According to the United States Census Bureau, the city has a total area of 6.3 square miles (16 km2), of which 6.2 square miles (16 km2) is land and 0.1 square miles (0.26 km2) (0.80%) is water.


Historical population
Census Pop.
Est. 20155,097[8]−3.3%
U.S. Decennial Census[9]

As of the census[10] of 2000, there were 5,439 people, 2,258 households, and 1,485 families residing in the city. The population density was 872.9 people per square mile (337.1/km²). There were 2,551 housing units at an average density of 409.4 per square mile (158.1/km²). The racial makeup of the city was 73.49% White, 25.13% African American, 0.20% Native American, 0.22% Asian, 0.04% Pacific Islander, 0.26% from other races, and 0.66% from two or more races. 0.79% of the population were Hispanic or Latino of any race.

There were 2,258 households out of which 26.5% had children under the age of 18 living with them, 46.6% were married couples living together, 15.4% had a female householder with no husband present, and 34.2% were non-families. 31.1% of all households were made up of individuals and 17.2% had someone living alone who was 65 years of age or older. The average household size was 2.34 and the average family size was 2.90.

In the city the population was spread out with 23.8% under the age of 18, 8.7% from 18 to 24, 23.8% from 25 to 44, 22.2% from 45 to 64, and 21.6% who were 65 years of age or older. The median age was 40 years. For every 100 females there were 85.3 males. For every 100 females age 18 and over, there were 81.8 males.

The median income for a household in the city was $27,102, and the median income for a family was $35,540. Males had a median income of $29,757 versus $17,750 for females. The per capita income for the city was $16,447. About 14.6% of families and 20.2% of the population were below the poverty line, including 29.6% of those under age 18 and 12.6% of those age 65 or over.


Notable people


  1. "Springhill (city) Louisiana". quickfacts.census.gov. Retrieved October 21, 2012.
  2. 1 2 Springhill City Hall, Springhill, Louisiana
  3. "Springhill Tax Beat, Center Is Approved", Minden Press-Herald, November 6, 1967, p. 1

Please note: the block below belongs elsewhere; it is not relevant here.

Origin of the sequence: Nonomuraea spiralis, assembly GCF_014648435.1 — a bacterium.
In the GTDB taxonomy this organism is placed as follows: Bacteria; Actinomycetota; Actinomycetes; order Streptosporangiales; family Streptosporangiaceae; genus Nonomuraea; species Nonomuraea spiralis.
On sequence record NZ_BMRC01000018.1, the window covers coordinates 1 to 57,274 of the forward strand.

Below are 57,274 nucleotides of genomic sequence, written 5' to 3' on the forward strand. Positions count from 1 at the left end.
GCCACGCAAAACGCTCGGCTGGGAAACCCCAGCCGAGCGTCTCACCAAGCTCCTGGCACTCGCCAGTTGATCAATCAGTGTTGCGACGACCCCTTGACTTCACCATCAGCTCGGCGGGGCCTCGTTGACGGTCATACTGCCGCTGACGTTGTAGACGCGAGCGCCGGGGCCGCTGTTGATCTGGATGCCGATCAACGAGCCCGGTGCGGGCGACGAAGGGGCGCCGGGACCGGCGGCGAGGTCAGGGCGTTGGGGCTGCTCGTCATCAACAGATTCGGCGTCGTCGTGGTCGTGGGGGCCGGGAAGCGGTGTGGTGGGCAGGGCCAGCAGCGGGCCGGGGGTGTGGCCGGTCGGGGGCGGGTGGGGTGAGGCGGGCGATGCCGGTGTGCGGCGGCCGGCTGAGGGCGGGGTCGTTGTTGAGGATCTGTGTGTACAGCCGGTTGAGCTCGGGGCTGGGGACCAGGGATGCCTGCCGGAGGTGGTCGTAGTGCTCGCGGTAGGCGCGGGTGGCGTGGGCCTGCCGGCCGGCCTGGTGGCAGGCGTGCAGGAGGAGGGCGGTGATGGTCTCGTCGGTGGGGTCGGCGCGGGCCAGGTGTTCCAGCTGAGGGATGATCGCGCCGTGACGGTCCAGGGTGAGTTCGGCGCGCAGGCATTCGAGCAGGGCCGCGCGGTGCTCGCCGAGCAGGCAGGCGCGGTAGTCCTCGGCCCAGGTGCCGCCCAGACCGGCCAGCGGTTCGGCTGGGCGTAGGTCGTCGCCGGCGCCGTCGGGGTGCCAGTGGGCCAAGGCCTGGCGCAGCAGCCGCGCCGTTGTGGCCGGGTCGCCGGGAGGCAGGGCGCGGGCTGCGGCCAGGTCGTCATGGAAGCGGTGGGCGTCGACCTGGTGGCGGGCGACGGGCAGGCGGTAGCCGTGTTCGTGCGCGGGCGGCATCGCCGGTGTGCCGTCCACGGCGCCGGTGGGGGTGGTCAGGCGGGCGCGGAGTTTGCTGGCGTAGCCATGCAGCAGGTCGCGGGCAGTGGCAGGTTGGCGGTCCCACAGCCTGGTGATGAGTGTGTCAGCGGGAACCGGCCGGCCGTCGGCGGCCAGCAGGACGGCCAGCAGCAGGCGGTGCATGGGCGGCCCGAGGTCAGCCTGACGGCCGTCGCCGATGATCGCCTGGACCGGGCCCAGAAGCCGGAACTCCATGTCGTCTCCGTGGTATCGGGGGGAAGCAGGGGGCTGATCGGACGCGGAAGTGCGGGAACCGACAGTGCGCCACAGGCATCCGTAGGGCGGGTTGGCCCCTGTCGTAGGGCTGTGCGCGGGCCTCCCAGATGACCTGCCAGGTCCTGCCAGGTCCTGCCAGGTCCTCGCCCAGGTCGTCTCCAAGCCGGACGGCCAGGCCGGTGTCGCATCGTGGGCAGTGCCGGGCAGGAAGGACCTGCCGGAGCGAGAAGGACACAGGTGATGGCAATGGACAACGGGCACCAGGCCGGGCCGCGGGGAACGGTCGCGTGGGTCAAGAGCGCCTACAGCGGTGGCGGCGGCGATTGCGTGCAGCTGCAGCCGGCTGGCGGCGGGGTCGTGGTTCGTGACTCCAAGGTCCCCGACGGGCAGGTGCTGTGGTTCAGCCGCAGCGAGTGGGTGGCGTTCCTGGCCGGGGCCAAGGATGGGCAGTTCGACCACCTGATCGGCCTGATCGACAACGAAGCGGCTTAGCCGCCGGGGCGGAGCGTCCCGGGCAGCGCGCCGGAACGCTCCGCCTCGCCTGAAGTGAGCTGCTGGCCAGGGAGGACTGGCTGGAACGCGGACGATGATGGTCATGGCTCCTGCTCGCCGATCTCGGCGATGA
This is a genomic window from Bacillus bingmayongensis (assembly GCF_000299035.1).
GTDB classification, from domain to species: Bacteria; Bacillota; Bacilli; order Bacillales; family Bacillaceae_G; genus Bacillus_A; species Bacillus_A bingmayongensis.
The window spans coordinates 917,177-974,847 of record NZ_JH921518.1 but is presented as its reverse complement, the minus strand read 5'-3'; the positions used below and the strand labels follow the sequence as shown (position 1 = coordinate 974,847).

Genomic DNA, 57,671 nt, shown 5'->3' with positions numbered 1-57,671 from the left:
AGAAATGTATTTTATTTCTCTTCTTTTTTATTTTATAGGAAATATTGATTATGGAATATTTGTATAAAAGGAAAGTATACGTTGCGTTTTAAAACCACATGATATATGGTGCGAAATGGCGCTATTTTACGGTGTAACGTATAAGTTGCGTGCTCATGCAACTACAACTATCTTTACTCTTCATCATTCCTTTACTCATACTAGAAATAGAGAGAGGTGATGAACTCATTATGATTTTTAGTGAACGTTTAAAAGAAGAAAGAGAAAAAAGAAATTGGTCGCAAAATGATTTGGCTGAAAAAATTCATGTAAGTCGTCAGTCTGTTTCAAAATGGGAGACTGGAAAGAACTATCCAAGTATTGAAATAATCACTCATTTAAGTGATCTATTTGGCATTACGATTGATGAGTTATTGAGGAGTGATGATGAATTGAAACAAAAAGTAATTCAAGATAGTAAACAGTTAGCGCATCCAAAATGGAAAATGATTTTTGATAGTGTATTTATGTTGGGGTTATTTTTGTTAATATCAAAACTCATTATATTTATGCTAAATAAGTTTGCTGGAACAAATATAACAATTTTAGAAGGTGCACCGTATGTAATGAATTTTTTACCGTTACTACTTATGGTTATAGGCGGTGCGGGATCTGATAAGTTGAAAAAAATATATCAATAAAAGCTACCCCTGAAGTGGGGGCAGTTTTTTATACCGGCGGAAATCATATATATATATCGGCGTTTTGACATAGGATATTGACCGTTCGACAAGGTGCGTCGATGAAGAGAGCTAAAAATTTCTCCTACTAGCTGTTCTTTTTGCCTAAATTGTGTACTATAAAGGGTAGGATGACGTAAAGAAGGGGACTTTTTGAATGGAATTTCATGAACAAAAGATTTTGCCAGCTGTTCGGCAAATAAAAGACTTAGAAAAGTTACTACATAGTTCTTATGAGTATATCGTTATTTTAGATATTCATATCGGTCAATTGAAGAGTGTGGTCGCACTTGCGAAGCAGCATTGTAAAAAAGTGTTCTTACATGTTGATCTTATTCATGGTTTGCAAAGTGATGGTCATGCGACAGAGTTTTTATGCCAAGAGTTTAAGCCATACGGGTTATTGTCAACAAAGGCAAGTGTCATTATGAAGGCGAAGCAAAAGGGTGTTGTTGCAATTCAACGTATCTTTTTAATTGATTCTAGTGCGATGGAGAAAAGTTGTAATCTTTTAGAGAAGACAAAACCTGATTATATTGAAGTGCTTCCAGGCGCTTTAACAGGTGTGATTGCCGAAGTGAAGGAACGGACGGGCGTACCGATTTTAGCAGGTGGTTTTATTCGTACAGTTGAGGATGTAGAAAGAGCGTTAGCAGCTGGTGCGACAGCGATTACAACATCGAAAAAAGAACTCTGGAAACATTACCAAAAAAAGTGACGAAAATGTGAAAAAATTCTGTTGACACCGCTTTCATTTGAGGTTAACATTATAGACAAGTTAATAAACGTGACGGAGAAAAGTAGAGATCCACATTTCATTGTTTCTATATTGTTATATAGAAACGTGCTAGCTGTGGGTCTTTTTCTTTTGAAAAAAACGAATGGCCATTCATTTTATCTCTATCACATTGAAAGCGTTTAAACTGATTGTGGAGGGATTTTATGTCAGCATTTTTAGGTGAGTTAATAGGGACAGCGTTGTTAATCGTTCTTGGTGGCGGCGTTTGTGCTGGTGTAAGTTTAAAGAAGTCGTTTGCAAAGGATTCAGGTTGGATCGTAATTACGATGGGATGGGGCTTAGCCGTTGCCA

4. "Louisiana primary election returns, September 30, 2006: Webster Parish". Louisiana Secretary of State. Retrieved April 1, 2014.
  5. 1 2 "Greg Hilburn of Gannett, Gov. Bobby Jindal to announce 300 jobs coming to Springhill, March 31, 2014". Shreveport Times. Retrieved April 1, 2014.
  6. "US Gazetteer files: 2010, 2000, and 1990". United States Census Bureau. 2011-02-12. Retrieved 2011-04-23.
  7. "US Board on Geographic Names". United States Geological Survey. 2007-10-25. Retrieved 2008-01-31.
  8. "Annual Estimates of the Resident Population for Incorporated Places: April 1, 2010 to July 1, 2015". Retrieved July 2, 2016.
  9. "Census of Population and Housing". Census.gov. Retrieved June 4, 2015.
  10. "American FactFinder". United States Census Bureau. Retrieved 2008-01-31.
  11. "Louisiana: Bolin, Bruce Martin, Who's Who in American Politics, 2003-2004, 19th ed., Vol. 1 (Alabama-Montana) (Marquis Who's Who: New Providence, New Jersey, 2003), p. 770
  12. "Robert L. Frye". Baton Rouge Morning Advocate, February 6, 2011. Retrieved February 6, 2011.
  13. "26th District judge race: Charles Jacobs". Bossier Press-Tribune. July 23, 2014. Retrieved July 4, 2015.
  14. "In Memoriam: Royce L. McMahen". avma.org. January 1, 2000. Retrieved September 15, 2014.
  15. "Judge John M. Robinson". 26jdc.com. Retrieved April 26, 2014.
  16. "Heart Attack Claims Dorothy Smith", Minden Press-Herald, August 9, 1990, p. 1
  17. "Tiner Announces candidacy for post representing District 4", Minden Press-Herald, December 15, 1987, p. 10